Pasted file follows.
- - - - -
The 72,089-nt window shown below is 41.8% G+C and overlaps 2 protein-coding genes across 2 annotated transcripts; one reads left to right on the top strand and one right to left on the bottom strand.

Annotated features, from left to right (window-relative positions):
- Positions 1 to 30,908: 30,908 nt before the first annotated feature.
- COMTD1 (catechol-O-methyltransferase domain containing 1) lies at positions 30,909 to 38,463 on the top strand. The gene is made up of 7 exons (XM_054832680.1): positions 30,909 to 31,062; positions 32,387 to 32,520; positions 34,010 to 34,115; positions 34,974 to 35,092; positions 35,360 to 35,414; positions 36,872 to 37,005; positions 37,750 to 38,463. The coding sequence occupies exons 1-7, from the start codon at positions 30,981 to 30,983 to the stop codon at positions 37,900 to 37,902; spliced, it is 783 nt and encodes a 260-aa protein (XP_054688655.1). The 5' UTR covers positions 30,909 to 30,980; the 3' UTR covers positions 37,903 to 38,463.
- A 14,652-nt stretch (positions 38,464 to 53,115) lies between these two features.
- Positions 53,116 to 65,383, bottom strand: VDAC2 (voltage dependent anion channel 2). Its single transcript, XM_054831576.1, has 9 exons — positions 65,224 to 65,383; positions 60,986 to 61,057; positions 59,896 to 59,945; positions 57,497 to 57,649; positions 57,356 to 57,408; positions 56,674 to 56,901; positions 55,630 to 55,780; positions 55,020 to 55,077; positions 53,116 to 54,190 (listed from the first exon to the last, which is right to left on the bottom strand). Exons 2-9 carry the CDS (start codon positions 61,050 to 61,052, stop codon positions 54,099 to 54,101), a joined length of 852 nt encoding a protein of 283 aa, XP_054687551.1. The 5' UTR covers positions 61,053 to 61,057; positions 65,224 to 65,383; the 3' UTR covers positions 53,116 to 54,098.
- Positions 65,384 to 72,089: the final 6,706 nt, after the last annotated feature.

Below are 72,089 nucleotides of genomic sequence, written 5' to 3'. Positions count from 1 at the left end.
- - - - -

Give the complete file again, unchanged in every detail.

The 72,089-nt window shown below is 41.8% G+C and overlaps 2 protein-coding genes across 2 annotated transcripts; one reads left to right on the top strand and one right to left on the bottom strand.

Annotated features, from left to right (window-relative positions):
- Positions 1 to 30,908: 30,908 nt before the first annotated feature.
- COMTD1 (catechol-O-methyltransferase domain containing 1) lies at positions 30,909 to 38,463 on the top strand. The gene is made up of 7 exons (XM_054832680.1): positions 30,909 to 31,062; positions 32,387 to 32,520; positions 34,010 to 34,115; positions 34,974 to 35,092; positions 35,360 to 35,414; positions 36,872 to 37,005; positions 37,750 to 38,463. The coding sequence occupies exons 1-7, from the start codon at positions 30,981 to 30,983 to the stop codon at positions 37,900 to 37,902; spliced, it is 783 nt and encodes a 260-aa protein (XP_054688655.1). The 5' UTR covers positions 30,909 to 30,980; the 3' UTR covers positions 37,903 to 38,463.
- A 14,652-nt stretch (positions 38,464 to 53,115) lies between these two features.
- Positions 53,116 to 65,383, bottom strand: VDAC2 (voltage dependent anion channel 2). Its single transcript, XM_054831576.1, has 9 exons — positions 65,224 to 65,383; positions 60,986 to 61,057; positions 59,896 to 59,945; positions 57,497 to 57,649; positions 57,356 to 57,408; positions 56,674 to 56,901; positions 55,630 to 55,780; positions 55,020 to 55,077; positions 53,116 to 54,190 (listed from the first exon to the last, which is right to left on the bottom strand). Exons 2-9 carry the CDS (start codon positions 61,050 to 61,052, stop codon positions 54,099 to 54,101), a joined length of 852 nt encoding a protein of 283 aa, XP_054687551.1. The 5' UTR covers positions 61,053 to 61,057; positions 65,224 to 65,383; the 3' UTR covers positions 53,116 to 54,098.
- Positions 65,384 to 72,089: the final 6,706 nt, after the last annotated feature.

Below are 72,089 nucleotides of genomic sequence, written 5' to 3'. Positions count from 1 at the left end.